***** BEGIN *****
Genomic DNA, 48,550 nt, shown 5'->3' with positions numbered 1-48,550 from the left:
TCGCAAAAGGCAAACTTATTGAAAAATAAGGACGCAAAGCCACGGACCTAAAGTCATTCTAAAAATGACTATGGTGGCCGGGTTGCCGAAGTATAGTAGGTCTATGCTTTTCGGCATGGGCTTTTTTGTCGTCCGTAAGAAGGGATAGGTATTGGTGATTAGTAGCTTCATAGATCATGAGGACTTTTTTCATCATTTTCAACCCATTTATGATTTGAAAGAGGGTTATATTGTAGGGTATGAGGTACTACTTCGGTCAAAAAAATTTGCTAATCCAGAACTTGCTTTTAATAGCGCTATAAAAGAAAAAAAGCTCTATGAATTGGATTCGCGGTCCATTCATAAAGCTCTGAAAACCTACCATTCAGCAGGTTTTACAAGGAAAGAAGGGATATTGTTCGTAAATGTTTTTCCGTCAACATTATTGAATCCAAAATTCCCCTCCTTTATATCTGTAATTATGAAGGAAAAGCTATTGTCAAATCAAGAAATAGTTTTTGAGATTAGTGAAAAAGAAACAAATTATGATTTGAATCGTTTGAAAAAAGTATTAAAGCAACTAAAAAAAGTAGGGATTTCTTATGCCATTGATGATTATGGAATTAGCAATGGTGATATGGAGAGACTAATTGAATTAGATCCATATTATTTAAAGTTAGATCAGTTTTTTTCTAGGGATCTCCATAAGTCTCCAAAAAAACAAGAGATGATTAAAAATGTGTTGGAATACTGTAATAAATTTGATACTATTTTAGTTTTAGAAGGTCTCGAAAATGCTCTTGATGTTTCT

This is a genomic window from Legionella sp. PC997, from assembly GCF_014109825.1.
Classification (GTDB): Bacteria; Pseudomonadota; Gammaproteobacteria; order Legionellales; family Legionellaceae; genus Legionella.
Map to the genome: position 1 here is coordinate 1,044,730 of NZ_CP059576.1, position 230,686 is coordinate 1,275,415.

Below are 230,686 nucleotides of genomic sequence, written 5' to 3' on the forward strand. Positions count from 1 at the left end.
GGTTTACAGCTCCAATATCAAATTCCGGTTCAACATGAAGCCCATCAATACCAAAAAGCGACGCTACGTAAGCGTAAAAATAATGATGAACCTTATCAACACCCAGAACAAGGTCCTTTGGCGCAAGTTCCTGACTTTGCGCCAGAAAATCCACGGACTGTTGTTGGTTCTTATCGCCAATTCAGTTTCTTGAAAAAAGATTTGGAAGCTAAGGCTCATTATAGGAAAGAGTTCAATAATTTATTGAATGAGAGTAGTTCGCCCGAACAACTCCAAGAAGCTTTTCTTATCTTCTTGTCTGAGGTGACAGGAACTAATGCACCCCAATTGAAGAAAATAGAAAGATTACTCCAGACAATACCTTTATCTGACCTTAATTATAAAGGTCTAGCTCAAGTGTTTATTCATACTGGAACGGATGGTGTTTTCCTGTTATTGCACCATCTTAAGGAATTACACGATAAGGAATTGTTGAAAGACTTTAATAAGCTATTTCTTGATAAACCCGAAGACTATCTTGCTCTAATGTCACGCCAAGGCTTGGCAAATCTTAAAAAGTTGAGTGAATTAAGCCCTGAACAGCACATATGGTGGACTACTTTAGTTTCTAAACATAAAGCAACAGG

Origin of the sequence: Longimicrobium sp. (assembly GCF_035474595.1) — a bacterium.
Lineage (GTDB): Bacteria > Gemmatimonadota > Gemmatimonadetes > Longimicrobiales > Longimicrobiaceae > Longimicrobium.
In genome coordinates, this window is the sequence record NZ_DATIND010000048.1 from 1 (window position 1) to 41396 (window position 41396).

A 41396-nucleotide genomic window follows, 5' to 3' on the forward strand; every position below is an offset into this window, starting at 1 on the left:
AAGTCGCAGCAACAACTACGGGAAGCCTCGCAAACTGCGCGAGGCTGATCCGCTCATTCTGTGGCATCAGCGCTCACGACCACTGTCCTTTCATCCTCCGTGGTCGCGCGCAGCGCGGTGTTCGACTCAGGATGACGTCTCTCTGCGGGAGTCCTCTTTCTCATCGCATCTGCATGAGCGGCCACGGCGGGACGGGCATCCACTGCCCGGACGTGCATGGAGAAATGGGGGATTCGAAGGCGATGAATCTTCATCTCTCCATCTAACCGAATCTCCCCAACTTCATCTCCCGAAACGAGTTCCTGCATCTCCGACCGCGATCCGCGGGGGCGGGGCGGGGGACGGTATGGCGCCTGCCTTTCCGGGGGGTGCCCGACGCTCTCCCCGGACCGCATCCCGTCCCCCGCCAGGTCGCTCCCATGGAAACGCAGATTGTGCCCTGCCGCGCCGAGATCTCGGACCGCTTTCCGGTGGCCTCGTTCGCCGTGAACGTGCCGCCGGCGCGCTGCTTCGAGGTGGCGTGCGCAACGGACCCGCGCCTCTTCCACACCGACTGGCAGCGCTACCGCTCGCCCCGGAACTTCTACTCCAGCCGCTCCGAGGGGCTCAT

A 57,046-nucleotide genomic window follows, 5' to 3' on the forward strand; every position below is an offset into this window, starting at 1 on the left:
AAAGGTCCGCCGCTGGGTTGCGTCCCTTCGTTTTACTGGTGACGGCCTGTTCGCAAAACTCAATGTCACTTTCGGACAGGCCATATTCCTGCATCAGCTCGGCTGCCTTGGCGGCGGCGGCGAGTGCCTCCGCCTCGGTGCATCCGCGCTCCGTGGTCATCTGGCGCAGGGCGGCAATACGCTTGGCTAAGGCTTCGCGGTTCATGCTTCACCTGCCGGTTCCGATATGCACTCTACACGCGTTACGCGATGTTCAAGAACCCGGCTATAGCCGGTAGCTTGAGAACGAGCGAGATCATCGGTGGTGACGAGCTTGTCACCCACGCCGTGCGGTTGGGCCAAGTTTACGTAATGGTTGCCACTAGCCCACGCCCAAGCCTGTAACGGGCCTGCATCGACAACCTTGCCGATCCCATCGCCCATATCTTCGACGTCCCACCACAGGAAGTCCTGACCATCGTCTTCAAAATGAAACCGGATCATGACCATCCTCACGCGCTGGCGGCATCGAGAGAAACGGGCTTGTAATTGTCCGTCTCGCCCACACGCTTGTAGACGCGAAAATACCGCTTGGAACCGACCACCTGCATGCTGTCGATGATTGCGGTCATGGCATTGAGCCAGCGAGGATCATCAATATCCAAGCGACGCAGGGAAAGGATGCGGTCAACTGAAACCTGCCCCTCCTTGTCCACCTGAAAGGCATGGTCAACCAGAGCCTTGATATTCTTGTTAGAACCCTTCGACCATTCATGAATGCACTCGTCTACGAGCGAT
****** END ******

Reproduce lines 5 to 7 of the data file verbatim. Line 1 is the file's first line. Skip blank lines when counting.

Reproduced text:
Map to the genome: position 1 here is coordinate 1,044,730 of NZ_CP059576.1, position 230,686 is coordinate 1,275,415.

Below are 230,686 nucleotides of genomic sequence, written 5' to 3' on the forward strand. Positions count from 1 at the left end.
GGTTTACAGCTCCAATATCAAATTCCGGTTCAACATGAAGCCCATCAATACCAAAAAGCGACGCTACGTAAGCGTAAAAATAATGATGAACCTTATCAACACCCAGAACAAGGTCCTTTGGCGCAAGTTCCTGACTTTGCGCCAGAAAATCCACGGACTGTTGTTGGTTCTTATCGCCAATTCAGTTTCTTGAAAAAAGATTTGGAAGCTAAGGCTCATTATAGGAAAGAGTTCAATAATTTATTGAATGAGAGTAGTTCGCCCGAACAACTCCAAGAAGCTTTTCTTATCTTCTTGTCTGAGGTGACAGGAACTAATGCACCCCAATTGAAGAAAATAGAAAGATTACTCCAGACAATACCTTTATCTGACCTTAATTATAAAGGTCTAGCTCAAGTGTTTATTCATACTGGAACGGATGGTGTTTTCCTGTTATTGCACCATCTTAAGGAATTACACGATAAGGAATTGTTGAAAGACTTTAATAAGCTATTTCTTGATAAACCCGAAGACTATCTTGCTCTAATGTCACGCCAAGGCTTGGCAAATCTTAAAAAGTTGAGTGAATTAAGCCCTGAACAGCACATATGGTGGACTACTTTAGTTTCTAAACATAAAGCAACAGG